I don’t like formality. There’s no formality when we’re born and none when we die. In between we should treat each other as brothers and sisters because we all want to live a happy life. This is our common purpose and our right. Nothing is guaranteed about the future, but we live in hope of being happy.
— 14th Dalai Lama
I think His Holiness is spot on. There was a much better quote about formality by the Dalai Lama in The Book of Joy, but I’ve already returned it to Overdrive, and all the copies have been taken out. There’s also no pirated pdf from a quick google search. So, we’re stuck with a facebook post.
I’ve got my ethos. Now the other stuff.
I’m conviced that people who fearlessly, skillfully, and naturally break social norms are the ones who dominate the world. Any drunkard or madman can do it, but it takes a genius to do well. It is the superpower of our most charismatic brothers and sisters. Those that know everything will be ok. Those who can see the people in everyone else, and those who have the courage to touch them.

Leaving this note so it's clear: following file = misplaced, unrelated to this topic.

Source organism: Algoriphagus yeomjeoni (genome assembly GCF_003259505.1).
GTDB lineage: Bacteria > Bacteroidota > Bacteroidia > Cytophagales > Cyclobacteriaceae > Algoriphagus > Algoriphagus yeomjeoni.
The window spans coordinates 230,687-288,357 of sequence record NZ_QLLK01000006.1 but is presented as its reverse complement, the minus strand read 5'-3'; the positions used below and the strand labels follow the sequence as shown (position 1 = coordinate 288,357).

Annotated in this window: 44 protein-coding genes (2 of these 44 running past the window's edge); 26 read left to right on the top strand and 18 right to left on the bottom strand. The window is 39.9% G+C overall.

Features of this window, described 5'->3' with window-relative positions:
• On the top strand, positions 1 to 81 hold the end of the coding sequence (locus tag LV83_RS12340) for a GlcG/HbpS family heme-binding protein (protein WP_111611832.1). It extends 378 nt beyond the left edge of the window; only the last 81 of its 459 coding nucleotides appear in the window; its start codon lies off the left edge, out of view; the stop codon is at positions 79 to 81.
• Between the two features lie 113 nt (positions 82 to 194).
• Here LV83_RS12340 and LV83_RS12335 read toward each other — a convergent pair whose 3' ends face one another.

Balls are the outcome. Balls will come after you respect yourself, after you regularly put yourself in unfamiliar situations. Balls means that you’re living.
Balls are aquired through comprehensible input.
Actually, since Stephen Krashen has introduced me to the input hypothesis, I’ve been able to see many places where it applies. On quick inspection, it can be applied as easily and as universally as the 80⁄20 rule. Social situations, body language. Mathematics, science. Design, painting. The more input of these things you recieve, the more natural, spontanious, and genius the output will be. Input first. Then, comes output.
That’s it. Bye!